In order to extend these findings from RRL to mammalian cells, we utilized a well-characterized rapamycin analog AP21967 (rapalog) and a mutant FRB domain (FRB*) to avoid interfering with the endogenous mTOR function (Klemm et al., 1998). A HEK293 cell line stably expressing FRB*-GFP was transfected with plasmid-borne FKBP. After 60 min of pre-incubation with rapalog, polysome fractions were isolated followed by deep sequencing of RPFs. Notably, the presence of rapalog had little effect on the pattern of RPFs across the entire transcriptome (Figure S7). However, the FRB*-GFP transcript exhibited an altered distribution of RPF reads after rapalog treatment (Figure 5B). When the total reads mapped to the FRB* domain were normalized to be equal, rapalog treatment resulted in a 34% decrease of the average RPF density in the coding region of GFP (Figure 5B, bottom panel). Single codon comparison revealed that the reduction of RPF reads mainly occurred at the ribosome pausing sites of GFP. Since the RPF density on a given codon is proportional to the average ribosome dwell time there, the reduced ribosome density after co-translational interaction between FRB* and FKBP suggests an accelerated elongation for the remaining polypeptide.
The functional connection between chaperone availability and translation elongation underscores the central role of chaperones in protein homeostasis. Based on our results, we expected that chaperone overexpression might prevent the translation inhibition under proteotoxic stress. However, it is inherently difficult to alter the chaperone levels in cells because the chaperone concentration is controlled closely by the heat shock transcription factor 1 (HSF1) (Morimoto, 2008). Overexpression of exogenous chaperone genes inevitably suppresses the endogenous chaperone expression. To circumvent this limitation, we established an in vitro translation system programmed from cells with or without proteotoxic stress (Figure 5C, left panel). We first examined the translation efficiency using a synthesized bicistronic mRNA containing the polio internal ribosome entry site (IRES) between Renilla luciferase (Rluc) and firefly luciferase (Fluc). While the synthesis of Fluc is cap-dependent, translation of Rluc is driven by IRES via a cap-independent mechanism (Sun et al., 2011). In lysates derived from stressed cells, the synthesis of both Rluc and Fluc were equally reduced in comparison with the control cell lysates (Figure 5C, right panel). This result further supports the notion that proteotoxic stress does not primarily inhibit cap-dependent initiation.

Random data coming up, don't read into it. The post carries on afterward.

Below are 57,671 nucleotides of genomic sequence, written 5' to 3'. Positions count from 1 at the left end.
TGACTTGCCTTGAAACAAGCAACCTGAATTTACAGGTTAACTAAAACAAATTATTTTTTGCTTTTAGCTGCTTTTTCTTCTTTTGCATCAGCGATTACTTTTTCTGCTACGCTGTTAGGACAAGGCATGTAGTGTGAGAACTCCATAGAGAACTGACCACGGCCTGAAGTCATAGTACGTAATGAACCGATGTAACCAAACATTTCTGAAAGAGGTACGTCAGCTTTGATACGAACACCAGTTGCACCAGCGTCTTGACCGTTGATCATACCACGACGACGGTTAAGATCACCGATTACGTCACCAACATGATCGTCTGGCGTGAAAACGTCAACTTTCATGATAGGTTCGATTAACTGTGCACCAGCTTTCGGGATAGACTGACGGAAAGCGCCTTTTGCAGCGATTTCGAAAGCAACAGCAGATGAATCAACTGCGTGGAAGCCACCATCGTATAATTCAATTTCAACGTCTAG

Next we monitored the translation efficiency of a synthesized Fluc mRNA in cell lysates supplemented with recombinant chaperone molecules. Adding recombinant Hsc70, but not bovine serum albumin (BSA), increased the Fluc activities in a dose-dependent manner (Figure 5D). Co-translational folding of Fluc has been shown to be quite efficient (Kolb et al., 2000), so the translation rate is likely to be the major determinant of luciferase activity in the in vitro translation system. Notably, the chaperone-mediated rescue effect was more dramatic in the system derived from the stressed cells than the control. Therefore, increasing chaperone availability restores the translation efficiency.
The journey of a nascent polypeptide starts from the pepetidyl transferase center (PTC) of the ribosome followed by traversing the peptide exit tunnel. Once the nascent chain begins to emerge from the exit tunnel, it faces a drastic environmental change. Surprisingly, most recent ribosome profiling data did not show any specific pausing sites corresponding to this turning point (Guo et al., 2010; Ingolia et al., 2011). The smooth transition from the inside of the tunnel to the outside ribosome surface is likely due to the presence of ribosome-associated chaperone systems (Kramer et al., 2009). Our study provides strong evidence that the Hsc/Hsp70 family protein plays a crucial role in the passage of nascent chains upon emerging from the ribosome exit tunnel. Reducing chaperone availability by proteotoxic stress or chemical inhibitors unequivocally caused a pileup of ribosomes on the first 50-codon region of transcripts. Notably, we did not observe any specific RPF spikes at specific codon positions, suggesting that the lack of chaperone association slows down rather than stops the elongation. The feature of ribosome stacking at the 5′ end of the CDS further indicates that the stress-induced elongation pausing precedes the suppression of translation initiation.